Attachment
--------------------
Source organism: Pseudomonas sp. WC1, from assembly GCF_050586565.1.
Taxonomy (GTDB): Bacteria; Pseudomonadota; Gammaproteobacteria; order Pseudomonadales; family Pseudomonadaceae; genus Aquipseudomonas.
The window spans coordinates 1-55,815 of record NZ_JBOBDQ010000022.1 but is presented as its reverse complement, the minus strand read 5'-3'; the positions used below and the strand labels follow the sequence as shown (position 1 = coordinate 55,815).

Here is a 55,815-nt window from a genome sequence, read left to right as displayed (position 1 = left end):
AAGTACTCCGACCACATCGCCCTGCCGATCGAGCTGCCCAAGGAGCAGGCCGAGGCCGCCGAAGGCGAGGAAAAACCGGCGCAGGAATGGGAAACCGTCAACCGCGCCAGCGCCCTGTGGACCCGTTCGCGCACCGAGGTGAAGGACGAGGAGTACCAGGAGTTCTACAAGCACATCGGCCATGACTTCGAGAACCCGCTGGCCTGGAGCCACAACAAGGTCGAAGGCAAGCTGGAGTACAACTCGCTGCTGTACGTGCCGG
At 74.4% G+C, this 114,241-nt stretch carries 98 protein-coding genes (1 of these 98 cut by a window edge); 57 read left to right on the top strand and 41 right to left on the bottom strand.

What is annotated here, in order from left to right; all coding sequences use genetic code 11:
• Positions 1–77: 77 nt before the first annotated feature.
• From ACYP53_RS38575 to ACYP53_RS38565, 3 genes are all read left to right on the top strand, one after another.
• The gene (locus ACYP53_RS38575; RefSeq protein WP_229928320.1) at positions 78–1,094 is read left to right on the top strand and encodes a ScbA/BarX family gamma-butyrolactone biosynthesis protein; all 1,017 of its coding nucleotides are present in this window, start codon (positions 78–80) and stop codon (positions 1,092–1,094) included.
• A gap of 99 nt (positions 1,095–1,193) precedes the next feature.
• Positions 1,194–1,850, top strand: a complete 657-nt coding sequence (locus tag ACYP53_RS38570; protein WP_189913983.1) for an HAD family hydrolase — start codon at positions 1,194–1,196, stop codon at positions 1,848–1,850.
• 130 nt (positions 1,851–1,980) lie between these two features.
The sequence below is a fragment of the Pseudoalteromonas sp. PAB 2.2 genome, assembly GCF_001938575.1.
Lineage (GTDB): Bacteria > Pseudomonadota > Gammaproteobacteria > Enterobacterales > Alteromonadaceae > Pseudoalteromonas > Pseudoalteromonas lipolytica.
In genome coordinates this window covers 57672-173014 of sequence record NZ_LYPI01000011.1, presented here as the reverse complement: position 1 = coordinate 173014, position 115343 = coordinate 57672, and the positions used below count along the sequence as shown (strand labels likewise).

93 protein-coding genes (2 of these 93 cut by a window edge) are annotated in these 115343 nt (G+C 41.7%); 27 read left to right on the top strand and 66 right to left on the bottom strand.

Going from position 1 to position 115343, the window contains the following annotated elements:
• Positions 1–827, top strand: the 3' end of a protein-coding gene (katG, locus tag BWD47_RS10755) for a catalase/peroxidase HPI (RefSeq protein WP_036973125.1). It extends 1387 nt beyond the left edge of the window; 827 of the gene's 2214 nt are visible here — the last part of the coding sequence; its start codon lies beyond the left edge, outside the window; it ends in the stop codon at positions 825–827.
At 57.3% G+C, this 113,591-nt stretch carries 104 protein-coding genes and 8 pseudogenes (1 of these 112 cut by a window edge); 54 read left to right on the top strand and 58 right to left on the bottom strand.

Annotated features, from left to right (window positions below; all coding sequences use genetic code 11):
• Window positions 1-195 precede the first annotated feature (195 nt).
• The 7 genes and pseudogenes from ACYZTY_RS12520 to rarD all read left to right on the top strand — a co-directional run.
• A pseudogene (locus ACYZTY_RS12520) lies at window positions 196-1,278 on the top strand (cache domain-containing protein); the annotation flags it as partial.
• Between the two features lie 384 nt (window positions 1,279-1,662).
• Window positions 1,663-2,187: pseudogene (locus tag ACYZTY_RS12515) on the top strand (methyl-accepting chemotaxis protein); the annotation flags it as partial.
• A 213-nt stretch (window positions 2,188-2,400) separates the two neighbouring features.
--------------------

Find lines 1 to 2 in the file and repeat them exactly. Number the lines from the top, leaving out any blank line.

Source organism: Pseudomonas sp. WC1, from assembly GCF_050586565.1.
Taxonomy (GTDB): Bacteria; Pseudomonadota; Gammaproteobacteria; order Pseudomonadales; family Pseudomonadaceae; genus Aquipseudomonas.